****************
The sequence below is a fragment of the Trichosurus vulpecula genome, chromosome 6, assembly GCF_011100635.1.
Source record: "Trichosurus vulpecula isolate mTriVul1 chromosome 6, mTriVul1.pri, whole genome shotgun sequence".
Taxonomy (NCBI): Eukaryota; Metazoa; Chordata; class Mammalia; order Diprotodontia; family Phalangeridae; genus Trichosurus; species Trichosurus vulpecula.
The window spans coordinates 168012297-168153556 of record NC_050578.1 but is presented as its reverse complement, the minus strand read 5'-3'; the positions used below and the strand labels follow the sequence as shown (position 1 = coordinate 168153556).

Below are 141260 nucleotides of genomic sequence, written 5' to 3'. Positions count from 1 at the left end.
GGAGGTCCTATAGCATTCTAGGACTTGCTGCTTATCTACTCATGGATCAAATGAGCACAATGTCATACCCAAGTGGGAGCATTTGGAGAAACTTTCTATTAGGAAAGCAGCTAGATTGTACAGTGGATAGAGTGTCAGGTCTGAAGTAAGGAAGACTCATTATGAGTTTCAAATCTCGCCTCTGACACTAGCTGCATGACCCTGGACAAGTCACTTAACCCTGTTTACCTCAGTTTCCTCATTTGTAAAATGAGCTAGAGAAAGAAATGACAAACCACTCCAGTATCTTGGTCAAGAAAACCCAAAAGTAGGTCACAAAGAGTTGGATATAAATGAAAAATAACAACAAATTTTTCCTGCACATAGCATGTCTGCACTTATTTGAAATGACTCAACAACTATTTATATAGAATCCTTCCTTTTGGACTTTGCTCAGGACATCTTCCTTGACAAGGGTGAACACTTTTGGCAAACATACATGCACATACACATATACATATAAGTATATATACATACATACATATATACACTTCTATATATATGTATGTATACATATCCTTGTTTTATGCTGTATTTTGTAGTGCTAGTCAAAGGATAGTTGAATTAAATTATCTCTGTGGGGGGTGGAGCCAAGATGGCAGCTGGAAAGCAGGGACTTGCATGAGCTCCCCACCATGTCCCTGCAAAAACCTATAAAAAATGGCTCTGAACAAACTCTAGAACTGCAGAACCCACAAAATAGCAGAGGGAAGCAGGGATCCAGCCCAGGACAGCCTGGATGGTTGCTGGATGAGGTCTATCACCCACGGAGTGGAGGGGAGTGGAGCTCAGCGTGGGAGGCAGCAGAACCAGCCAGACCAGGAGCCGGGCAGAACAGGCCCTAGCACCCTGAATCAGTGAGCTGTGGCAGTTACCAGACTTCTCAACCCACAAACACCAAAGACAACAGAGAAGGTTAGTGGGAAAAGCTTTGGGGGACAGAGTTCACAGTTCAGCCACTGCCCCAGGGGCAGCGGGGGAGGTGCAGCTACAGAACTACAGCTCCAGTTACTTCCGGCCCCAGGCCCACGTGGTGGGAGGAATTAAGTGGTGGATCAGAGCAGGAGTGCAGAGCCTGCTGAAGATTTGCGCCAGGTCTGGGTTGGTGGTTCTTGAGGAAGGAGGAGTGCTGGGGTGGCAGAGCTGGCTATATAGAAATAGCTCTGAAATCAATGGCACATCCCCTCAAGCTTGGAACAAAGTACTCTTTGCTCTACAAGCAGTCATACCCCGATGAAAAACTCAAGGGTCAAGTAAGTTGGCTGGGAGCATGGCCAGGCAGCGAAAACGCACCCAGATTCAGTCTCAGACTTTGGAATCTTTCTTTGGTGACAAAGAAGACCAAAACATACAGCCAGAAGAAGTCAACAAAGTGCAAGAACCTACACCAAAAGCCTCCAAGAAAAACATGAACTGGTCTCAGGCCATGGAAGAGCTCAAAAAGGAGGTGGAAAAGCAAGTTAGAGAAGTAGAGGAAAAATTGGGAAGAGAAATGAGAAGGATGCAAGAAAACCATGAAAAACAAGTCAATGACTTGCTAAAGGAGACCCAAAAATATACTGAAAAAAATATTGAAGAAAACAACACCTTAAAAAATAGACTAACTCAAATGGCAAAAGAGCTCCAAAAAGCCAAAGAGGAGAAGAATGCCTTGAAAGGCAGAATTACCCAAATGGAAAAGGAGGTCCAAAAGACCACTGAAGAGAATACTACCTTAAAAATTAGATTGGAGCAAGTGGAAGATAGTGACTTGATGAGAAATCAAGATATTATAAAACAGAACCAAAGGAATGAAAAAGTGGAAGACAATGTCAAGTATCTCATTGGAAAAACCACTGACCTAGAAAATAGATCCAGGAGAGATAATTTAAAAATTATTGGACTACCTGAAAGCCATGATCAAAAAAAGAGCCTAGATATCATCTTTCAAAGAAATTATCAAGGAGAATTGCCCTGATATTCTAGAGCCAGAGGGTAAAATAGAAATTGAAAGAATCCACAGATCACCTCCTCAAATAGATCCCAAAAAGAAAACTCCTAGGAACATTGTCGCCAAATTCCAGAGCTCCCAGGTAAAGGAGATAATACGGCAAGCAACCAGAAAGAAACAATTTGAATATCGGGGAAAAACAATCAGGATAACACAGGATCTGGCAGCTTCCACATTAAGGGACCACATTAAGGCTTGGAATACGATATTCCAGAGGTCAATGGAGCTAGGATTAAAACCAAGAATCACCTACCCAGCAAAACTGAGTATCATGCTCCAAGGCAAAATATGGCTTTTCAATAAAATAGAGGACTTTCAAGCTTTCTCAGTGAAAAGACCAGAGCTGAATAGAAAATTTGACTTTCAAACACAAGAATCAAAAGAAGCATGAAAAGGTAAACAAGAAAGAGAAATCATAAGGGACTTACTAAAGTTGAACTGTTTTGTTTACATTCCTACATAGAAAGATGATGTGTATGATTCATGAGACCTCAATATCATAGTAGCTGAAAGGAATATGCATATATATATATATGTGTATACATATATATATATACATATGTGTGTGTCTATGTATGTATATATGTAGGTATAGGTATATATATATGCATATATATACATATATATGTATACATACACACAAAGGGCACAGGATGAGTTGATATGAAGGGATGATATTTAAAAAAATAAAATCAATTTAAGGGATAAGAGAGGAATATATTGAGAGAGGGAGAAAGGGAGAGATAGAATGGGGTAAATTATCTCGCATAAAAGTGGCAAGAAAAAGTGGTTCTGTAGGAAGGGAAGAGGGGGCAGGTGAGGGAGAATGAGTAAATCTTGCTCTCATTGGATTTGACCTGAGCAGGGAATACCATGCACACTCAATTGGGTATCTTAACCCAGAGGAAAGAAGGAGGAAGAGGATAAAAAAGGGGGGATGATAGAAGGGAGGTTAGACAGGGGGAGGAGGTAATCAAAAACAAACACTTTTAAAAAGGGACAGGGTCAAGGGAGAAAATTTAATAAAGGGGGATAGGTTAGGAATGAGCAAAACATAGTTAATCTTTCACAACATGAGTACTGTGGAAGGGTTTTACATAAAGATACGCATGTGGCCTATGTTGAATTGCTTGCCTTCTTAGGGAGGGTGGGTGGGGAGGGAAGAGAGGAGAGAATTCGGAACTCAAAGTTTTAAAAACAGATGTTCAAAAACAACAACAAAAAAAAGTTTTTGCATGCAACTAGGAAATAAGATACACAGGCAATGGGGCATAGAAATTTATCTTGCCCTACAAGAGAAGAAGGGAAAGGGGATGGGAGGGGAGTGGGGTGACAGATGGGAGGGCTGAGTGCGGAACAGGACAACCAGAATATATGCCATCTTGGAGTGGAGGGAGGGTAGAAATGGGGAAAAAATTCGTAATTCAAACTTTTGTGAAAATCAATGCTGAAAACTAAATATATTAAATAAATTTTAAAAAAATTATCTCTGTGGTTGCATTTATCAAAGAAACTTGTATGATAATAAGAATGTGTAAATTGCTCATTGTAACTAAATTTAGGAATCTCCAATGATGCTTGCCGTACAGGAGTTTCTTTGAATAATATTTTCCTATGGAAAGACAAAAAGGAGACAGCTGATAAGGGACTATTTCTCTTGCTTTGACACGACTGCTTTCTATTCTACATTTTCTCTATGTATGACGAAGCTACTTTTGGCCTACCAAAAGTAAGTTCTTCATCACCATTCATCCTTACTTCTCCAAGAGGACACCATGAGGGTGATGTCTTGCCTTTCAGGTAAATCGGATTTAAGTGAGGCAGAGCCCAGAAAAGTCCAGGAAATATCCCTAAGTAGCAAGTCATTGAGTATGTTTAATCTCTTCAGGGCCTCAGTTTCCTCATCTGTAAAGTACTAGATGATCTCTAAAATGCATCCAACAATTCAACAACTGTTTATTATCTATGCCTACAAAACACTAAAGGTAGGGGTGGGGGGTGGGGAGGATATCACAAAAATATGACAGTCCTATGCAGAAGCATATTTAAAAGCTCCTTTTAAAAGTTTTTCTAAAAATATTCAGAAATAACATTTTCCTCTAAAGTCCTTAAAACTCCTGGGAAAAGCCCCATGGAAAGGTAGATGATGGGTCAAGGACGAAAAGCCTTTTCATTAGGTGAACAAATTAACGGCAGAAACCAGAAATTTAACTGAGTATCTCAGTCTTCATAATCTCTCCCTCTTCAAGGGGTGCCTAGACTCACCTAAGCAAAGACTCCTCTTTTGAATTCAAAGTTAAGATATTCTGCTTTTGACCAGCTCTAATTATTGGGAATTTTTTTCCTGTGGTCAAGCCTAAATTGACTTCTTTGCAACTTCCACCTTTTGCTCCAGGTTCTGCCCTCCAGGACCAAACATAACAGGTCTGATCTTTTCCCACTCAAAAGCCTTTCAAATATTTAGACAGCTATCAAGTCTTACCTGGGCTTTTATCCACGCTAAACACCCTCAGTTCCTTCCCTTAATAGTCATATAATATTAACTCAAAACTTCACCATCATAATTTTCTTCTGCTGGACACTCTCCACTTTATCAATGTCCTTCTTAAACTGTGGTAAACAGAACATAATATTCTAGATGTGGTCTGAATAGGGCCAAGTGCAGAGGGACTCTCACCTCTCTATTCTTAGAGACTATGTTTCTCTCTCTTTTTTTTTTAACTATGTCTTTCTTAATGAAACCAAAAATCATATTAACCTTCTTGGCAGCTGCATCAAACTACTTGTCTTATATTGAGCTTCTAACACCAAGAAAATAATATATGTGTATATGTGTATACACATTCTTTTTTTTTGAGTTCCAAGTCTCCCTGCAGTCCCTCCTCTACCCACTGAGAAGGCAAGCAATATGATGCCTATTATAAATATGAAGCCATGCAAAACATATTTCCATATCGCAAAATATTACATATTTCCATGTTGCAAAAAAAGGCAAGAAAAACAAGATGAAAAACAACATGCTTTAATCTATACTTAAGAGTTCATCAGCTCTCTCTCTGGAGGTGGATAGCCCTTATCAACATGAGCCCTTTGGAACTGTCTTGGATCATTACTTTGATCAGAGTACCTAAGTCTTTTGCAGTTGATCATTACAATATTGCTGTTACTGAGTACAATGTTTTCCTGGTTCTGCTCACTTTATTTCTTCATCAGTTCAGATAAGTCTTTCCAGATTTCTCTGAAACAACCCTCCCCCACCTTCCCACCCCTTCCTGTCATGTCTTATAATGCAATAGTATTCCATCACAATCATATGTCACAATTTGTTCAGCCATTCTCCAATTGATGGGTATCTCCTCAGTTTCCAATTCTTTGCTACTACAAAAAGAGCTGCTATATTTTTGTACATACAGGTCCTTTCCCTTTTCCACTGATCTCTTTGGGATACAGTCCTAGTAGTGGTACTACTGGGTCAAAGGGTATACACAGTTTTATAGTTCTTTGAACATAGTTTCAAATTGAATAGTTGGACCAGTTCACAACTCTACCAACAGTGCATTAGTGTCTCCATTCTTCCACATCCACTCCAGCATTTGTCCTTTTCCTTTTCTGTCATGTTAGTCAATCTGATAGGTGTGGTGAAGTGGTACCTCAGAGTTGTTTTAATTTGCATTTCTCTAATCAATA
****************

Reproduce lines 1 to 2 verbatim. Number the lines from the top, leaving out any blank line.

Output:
The sequence below is a fragment of the Trichosurus vulpecula genome, chromosome 6, assembly GCF_011100635.1.
Source record: "Trichosurus vulpecula isolate mTriVul1 chromosome 6, mTriVul1.pri, whole genome shotgun sequence".